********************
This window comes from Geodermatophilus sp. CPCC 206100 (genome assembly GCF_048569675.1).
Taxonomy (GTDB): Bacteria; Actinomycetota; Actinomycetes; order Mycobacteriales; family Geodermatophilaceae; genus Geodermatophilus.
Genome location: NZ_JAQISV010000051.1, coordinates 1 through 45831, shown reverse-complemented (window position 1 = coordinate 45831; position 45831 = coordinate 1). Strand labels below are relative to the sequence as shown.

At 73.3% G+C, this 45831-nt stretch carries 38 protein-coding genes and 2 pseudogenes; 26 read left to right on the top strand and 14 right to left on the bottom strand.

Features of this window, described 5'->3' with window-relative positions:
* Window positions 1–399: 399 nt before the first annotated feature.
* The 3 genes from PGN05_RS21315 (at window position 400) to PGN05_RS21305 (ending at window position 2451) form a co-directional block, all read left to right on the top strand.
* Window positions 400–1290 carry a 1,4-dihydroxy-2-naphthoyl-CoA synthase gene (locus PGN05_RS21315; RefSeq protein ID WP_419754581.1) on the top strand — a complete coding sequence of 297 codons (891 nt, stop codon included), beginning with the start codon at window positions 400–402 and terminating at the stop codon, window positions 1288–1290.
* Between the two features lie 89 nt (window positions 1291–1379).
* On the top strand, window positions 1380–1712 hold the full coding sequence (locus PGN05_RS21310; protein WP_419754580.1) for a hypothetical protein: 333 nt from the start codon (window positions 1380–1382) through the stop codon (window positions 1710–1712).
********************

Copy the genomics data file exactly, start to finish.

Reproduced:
This window comes from Geodermatophilus sp. CPCC 206100 (genome assembly GCF_048569675.1).
Taxonomy (GTDB): Bacteria; Actinomycetota; Actinomycetes; order Mycobacteriales; family Geodermatophilaceae; genus Geodermatophilus.
Genome location: NZ_JAQISV010000051.1, coordinates 1 through 45831, shown reverse-complemented (window position 1 = coordinate 45831; position 45831 = coordinate 1). Strand labels below are relative to the sequence as shown.

At 73.3% G+C, this 45831-nt stretch carries 38 protein-coding genes and 2 pseudogenes; 26 read left to right on the top strand and 14 right to left on the bottom strand.

Features of this window, described 5'->3' with window-relative positions:
* Window positions 1–399: 399 nt before the first annotated feature.
* The 3 genes from PGN05_RS21315 (at window position 400) to PGN05_RS21305 (ending at window position 2451) form a co-directional block, all read left to right on the top strand.
* Window positions 400–1290 carry a 1,4-dihydroxy-2-naphthoyl-CoA synthase gene (locus PGN05_RS21315; RefSeq protein ID WP_419754581.1) on the top strand — a complete coding sequence of 297 codons (891 nt, stop codon included), beginning with the start codon at window positions 400–402 and terminating at the stop codon, window positions 1288–1290.
* Between the two features lie 89 nt (window positions 1291–1379).
* On the top strand, window positions 1380–1712 hold the full coding sequence (locus PGN05_RS21310; protein WP_419754580.1) for a hypothetical protein: 333 nt from the start codon (window positions 1380–1382) through the stop codon (window positions 1710–1712).